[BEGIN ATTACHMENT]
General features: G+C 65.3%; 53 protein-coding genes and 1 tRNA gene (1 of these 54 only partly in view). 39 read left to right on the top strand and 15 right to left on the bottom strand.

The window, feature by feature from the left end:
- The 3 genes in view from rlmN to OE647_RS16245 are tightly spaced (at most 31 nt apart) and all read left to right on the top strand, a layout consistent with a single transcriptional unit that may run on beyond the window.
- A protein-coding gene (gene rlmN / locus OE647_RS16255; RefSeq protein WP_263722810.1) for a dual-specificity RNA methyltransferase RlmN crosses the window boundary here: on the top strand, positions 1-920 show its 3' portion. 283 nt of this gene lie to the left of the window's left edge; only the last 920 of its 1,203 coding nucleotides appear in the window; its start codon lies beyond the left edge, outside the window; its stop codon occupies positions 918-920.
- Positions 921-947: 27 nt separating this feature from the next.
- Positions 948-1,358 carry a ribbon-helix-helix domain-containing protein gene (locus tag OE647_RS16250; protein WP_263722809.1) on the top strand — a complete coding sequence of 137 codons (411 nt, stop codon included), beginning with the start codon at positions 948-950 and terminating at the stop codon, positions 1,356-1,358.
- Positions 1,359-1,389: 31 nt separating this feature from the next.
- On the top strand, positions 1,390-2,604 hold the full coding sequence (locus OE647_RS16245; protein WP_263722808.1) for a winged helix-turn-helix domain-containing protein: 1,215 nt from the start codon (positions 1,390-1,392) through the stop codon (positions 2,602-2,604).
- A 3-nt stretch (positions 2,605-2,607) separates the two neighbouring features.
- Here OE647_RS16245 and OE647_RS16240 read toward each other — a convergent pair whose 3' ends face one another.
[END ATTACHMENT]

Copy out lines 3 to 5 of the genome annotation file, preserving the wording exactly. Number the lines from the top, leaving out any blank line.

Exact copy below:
- The 3 genes in view from rlmN to OE647_RS16245 are tightly spaced (at most 31 nt apart) and all read left to right on the top strand, a layout consistent with a single transcriptional unit that may run on beyond the window.
- A protein-coding gene (gene rlmN / locus OE647_RS16255; RefSeq protein WP_263722810.1) for a dual-specificity RNA methyltransferase RlmN crosses the window boundary here: on the top strand, positions 1-920 show its 3' portion. 283 nt of this gene lie to the left of the window's left edge; only the last 920 of its 1,203 coding nucleotides appear in the window; its start codon lies beyond the left edge, outside the window; its stop codon occupies positions 918-920.
- Positions 921-947: 27 nt separating this feature from the next.